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What Does It Mean for Teachers to Dress ‘Professionally’?

As the end of the school year nears and the temperature outside surges, so, too, does the urge to reach for what’s cool and comfortable when dressing for work in the morning: Think flip flops, shorts, and tank and crop tops. That’s particularly true for those who work in the roughly 36,000 public schools with inadequate air conditioning systems.

But whether teachers act on this instinct may depend largely on their school’s employee dress code.

Much like student dress codes, those aimed at teachers tend to stir up controversy. For starters, there’s little consensus around whether they should even exist. And among schools that do implement teacher dress-code policies, rationales for why vary.

Plus, while most schools that do implement teacher dress codes often emphasize “professional” attire, the very definition of that term continues to evolve; lately, it has taken what appear to be some very big fashion leaps.

What is appropriate work attire for teachers?

Harvard education professor Susan Moore Johnson, who has more than 50 years of experience in the education field, shares a revealing recollection about how attitudes have changed over the years regarding professional teacher attire.

“As a new teacher in the late 1960s, women were expected to wear skirts or dresses, though some of those were very short, which didn’t seem to be a problem. I remember when one of my tenured colleagues “dared” to wear a pantsuit to school. Those of us with less experience watched to see whether she was reprimanded. She wasn’t, so the rest of us gradually did the same,” said Johnson, who conducts research on teachers’ working conditions and satisfaction.

Clearly, times have changed and, with them, notions of what passes as “business” attire. For instance, crop tops—a fashion style that reveals the waist, navel, or abdomen, according to Wikipedia—have become a highly popular—some might argue an “essential”—wardrobe piece among young women. And for some people, crop tops have crossed the threshold from “casual fashion” to “office wear.” The Wall Street Journal published an article earlier this month that began with this sentence: “CROP TOPS are cropping up in the office.”

Do teachers think they should have dress codes?

But does that mean teachers should wear crop tops and other skin-baring clothing in schools, especially if students’ dress codes prohibit them?

Teachers’ opinions vary widely on whether educators should be held to the same standards written into dress-code policies for students—and, if so, what those standards should include. That’s according to their responses to the following question Education Week posed on its social media channels: Teachers & school administrators, student dress codes often include guidelines around clothes that expose body parts (shorts, tank tops, crop tops, etc.). Should they apply to teachers, too, especially as the weather heats up?

Here’s a sampling of the feedback from teachers, many of whom vehemently opposed the idea of teacher dress codes:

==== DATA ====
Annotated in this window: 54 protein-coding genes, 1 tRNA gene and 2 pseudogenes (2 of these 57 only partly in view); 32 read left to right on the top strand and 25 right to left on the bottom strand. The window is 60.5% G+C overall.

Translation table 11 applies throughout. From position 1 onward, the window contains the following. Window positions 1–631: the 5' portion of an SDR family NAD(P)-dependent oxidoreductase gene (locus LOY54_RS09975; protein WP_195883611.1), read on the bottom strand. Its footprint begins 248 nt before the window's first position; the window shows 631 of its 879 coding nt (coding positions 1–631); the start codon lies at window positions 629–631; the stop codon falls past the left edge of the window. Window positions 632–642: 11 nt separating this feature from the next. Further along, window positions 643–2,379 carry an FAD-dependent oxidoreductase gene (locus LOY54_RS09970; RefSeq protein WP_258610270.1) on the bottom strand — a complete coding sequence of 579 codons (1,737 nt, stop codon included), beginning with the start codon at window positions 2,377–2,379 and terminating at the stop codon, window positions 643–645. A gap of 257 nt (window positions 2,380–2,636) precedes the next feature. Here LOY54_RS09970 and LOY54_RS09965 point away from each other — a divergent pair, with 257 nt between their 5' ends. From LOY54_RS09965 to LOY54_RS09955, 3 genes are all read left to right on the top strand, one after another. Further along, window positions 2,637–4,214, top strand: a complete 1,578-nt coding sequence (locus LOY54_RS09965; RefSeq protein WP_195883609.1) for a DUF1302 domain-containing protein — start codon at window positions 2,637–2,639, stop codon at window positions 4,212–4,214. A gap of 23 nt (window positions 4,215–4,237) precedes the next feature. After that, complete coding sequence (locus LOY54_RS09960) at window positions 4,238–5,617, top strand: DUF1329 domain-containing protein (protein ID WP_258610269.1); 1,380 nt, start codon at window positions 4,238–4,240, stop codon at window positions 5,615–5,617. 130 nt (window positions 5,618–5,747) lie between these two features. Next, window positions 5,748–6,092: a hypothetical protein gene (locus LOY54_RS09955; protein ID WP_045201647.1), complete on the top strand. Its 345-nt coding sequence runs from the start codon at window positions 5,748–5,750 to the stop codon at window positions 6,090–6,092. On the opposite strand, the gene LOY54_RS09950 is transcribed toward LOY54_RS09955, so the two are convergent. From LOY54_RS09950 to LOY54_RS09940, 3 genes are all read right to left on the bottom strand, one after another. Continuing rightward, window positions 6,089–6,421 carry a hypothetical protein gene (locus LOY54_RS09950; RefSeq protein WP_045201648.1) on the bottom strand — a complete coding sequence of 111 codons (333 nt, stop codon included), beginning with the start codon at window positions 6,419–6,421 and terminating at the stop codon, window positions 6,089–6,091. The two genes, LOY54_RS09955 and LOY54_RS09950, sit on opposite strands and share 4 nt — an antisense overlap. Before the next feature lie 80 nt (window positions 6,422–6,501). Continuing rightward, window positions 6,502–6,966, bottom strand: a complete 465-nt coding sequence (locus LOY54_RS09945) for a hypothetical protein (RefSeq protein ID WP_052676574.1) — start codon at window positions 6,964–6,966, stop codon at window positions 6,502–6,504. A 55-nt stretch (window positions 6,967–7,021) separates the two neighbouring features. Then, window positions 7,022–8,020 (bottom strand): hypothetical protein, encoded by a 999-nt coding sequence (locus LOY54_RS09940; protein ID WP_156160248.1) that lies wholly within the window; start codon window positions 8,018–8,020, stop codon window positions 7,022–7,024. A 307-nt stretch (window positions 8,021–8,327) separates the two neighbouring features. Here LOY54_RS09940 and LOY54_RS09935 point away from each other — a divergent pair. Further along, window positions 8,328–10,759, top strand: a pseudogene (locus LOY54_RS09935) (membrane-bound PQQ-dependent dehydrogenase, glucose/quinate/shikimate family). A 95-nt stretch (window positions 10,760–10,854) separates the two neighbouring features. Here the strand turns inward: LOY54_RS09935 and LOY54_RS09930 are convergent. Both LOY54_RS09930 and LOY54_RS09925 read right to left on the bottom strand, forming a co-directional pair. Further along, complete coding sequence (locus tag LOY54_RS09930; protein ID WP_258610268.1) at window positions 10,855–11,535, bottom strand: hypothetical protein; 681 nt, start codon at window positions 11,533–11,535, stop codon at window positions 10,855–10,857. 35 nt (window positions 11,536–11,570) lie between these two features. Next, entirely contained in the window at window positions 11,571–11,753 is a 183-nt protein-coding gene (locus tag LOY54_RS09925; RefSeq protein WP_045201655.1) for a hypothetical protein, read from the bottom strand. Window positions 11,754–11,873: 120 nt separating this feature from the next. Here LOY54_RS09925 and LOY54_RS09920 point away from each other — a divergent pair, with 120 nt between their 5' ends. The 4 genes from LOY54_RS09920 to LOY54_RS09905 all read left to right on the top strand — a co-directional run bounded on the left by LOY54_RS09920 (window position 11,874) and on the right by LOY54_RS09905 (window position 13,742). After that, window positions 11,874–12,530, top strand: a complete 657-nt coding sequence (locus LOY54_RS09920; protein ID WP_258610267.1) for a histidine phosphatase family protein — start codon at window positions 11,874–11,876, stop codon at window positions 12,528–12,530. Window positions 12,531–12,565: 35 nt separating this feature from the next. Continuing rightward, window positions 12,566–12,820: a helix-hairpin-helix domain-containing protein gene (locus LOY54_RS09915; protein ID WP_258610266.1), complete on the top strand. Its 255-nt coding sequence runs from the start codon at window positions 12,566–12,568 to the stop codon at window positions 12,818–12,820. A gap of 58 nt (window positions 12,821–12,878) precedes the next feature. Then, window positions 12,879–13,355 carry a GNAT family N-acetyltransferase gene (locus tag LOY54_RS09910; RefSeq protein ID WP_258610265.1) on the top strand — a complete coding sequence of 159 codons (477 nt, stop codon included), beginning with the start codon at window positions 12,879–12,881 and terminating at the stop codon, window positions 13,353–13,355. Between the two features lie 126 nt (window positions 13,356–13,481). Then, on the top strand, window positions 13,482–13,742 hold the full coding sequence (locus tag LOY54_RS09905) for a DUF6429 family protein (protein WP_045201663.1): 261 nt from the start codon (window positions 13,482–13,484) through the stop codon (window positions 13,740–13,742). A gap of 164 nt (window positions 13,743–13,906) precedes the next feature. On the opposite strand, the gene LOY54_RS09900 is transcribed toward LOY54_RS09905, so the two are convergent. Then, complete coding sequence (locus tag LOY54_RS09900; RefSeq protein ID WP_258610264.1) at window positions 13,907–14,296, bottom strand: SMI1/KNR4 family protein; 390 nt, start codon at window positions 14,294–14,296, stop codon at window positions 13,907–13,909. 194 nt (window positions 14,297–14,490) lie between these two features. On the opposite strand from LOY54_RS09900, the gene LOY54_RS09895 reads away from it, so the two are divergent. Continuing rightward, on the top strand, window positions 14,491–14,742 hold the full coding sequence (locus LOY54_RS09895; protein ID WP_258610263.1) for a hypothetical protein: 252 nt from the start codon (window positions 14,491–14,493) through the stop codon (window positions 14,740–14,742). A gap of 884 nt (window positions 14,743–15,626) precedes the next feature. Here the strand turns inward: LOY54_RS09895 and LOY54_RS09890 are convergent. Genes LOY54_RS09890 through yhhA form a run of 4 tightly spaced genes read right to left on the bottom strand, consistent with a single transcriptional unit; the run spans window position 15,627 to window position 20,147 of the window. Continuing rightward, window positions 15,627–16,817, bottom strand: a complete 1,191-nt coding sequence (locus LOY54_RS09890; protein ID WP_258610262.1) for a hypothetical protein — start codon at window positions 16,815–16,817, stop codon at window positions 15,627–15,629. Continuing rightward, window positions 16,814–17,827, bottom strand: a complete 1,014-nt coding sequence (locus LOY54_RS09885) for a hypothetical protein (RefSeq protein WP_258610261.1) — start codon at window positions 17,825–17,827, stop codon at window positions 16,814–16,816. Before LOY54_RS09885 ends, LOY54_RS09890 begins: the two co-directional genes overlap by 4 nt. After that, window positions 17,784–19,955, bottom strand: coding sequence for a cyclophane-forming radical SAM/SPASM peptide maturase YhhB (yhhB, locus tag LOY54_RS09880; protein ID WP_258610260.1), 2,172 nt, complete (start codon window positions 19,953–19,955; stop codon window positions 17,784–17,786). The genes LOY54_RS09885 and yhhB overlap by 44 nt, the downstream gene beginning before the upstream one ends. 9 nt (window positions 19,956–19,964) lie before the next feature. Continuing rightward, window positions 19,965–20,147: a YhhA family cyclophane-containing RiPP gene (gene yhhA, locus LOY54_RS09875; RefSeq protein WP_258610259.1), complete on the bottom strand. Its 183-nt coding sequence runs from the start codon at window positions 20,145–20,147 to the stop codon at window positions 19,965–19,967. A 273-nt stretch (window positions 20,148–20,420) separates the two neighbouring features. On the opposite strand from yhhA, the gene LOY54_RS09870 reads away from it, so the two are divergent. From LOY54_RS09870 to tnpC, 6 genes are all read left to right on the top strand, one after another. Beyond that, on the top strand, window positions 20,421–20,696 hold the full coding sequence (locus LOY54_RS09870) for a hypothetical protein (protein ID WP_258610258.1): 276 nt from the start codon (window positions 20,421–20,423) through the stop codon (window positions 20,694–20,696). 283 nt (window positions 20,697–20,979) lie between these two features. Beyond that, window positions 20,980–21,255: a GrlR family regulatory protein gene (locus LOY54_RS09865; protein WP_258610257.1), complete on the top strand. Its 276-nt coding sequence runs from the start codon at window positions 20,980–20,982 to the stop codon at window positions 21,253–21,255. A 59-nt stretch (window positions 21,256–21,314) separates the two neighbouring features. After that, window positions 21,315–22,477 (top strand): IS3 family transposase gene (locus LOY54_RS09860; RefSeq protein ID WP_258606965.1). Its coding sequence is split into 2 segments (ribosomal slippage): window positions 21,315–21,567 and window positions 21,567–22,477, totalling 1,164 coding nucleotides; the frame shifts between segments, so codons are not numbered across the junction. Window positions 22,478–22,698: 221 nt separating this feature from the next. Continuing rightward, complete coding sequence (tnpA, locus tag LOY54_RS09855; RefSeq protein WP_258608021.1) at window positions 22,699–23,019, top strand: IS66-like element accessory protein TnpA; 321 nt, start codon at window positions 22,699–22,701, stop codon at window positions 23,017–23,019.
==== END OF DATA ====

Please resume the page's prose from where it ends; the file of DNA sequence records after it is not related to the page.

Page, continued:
Jenn Tate: “No. The question is insulting to teachers!”

Rebecca Garelli, a learning specialist and consultant: “Dress codes are very outdated and way too conservative for both students and teachers. No one should police people’s clothes, ever. Most dress codes are developed with misogynistic and classist undertones…”

Ligia “Gigi” Vasquez, a bilingual educator: “We, as teachers, are supposed to be professionals in all aspects, including dressing for working. It’s a pity we should be regulated in that regard as well.”

But some teachers’ responses indicate that they expect or even embrace dress codes at work.

Elizabeth Crawford: “Um, what? Everywhere I’ve taught, the dress code for teachers was MORE restrictive. ‘The same rules as students’ would have been a VACATION.”

Dawn Rupert: “Lead from the front! Be the example.”

What factors influence dress codes for teachers?

David Law, the superintendent of the Minnetonka public schools in Minnesota, takes a practical approach to how teachers dress in his district, which does not have a teacher dress code. He points out that, due to the more physical nature of their jobs, elementary teachers are much more likely to wear clothes that are comfortable and allow them to move with ease, like “joggers” and a T-shirt. “They include themselves as part of the student experience,” he said.

Law said that teachers in his district tend to dress increasingly more “professionally” in the upper levels, especially those who teach high school. That’s because students notice.

Deborah Wortham, the superintendent of the Roosevelt Union Free school district in New York, said that the student dress code consists of khaki pants and collared shirts and that teachers don’t have a dress code per se, but that they consistently meet expectations of “professional” dress.

Wortham asked a handful of 11th and 12th grade students to share their opinions on how teachers in their district dress.

“They said that the teachers dress very professionally, and they appreciate that,” Wortham said. When she pressed the students on why, they responded: “‘Because teachers serve as role models, and we want to see what that looks like in the workplace.’”

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